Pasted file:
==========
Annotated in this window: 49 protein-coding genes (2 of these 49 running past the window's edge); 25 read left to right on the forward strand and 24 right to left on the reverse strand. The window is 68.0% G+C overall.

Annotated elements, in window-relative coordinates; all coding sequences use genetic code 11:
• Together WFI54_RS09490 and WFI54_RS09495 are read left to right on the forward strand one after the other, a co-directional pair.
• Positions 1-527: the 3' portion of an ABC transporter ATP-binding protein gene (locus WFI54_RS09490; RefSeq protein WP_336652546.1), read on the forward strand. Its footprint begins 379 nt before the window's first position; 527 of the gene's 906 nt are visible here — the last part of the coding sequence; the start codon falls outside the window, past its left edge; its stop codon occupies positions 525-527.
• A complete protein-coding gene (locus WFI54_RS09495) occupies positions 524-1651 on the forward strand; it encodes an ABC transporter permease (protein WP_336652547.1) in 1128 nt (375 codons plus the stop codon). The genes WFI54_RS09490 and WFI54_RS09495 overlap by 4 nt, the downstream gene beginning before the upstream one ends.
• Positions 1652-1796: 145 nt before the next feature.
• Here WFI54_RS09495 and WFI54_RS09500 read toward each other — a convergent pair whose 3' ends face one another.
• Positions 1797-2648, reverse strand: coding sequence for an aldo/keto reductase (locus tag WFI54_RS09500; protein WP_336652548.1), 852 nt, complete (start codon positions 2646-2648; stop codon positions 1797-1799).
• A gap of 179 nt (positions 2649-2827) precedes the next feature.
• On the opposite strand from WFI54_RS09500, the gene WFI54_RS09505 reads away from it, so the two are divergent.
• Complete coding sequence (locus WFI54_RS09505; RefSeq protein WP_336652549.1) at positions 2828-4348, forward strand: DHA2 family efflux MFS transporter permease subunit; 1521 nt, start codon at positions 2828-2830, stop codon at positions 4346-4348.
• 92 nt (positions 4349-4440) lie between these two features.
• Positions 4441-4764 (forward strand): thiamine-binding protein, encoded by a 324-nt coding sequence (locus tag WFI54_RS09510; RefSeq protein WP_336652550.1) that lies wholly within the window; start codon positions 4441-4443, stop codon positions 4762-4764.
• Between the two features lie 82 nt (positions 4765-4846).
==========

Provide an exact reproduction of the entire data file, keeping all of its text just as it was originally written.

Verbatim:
Annotated in this window: 49 protein-coding genes (2 of these 49 running past the window's edge); 25 read left to right on the forward strand and 24 right to left on the reverse strand. The window is 68.0% G+C overall.

Annotated elements, in window-relative coordinates; all coding sequences use genetic code 11:
• Together WFI54_RS09490 and WFI54_RS09495 are read left to right on the forward strand one after the other, a co-directional pair.
• Positions 1-527: the 3' portion of an ABC transporter ATP-binding protein gene (locus WFI54_RS09490; RefSeq protein WP_336652546.1), read on the forward strand. Its footprint begins 379 nt before the window's first position; 527 of the gene's 906 nt are visible here — the last part of the coding sequence; the start codon falls outside the window, past its left edge; its stop codon occupies positions 525-527.
• A complete protein-coding gene (locus WFI54_RS09495) occupies positions 524-1651 on the forward strand; it encodes an ABC transporter permease (protein WP_336652547.1) in 1128 nt (375 codons plus the stop codon). The genes WFI54_RS09490 and WFI54_RS09495 overlap by 4 nt, the downstream gene beginning before the upstream one ends.
• Positions 1652-1796: 145 nt before the next feature.
• Here WFI54_RS09495 and WFI54_RS09500 read toward each other — a convergent pair whose 3' ends face one another.
• Positions 1797-2648, reverse strand: coding sequence for an aldo/keto reductase (locus tag WFI54_RS09500; protein WP_336652548.1), 852 nt, complete (start codon positions 2646-2648; stop codon positions 1797-1799).
• A gap of 179 nt (positions 2649-2827) precedes the next feature.
• On the opposite strand from WFI54_RS09500, the gene WFI54_RS09505 reads away from it, so the two are divergent.
• Complete coding sequence (locus WFI54_RS09505; RefSeq protein WP_336652549.1) at positions 2828-4348, forward strand: DHA2 family efflux MFS transporter permease subunit; 1521 nt, start codon at positions 2828-2830, stop codon at positions 4346-4348.
• 92 nt (positions 4349-4440) lie between these two features.
• Positions 4441-4764 (forward strand): thiamine-binding protein, encoded by a 324-nt coding sequence (locus tag WFI54_RS09510; RefSeq protein WP_336652550.1) that lies wholly within the window; start codon positions 4441-4443, stop codon positions 4762-4764.
• Between the two features lie 82 nt (positions 4765-4846).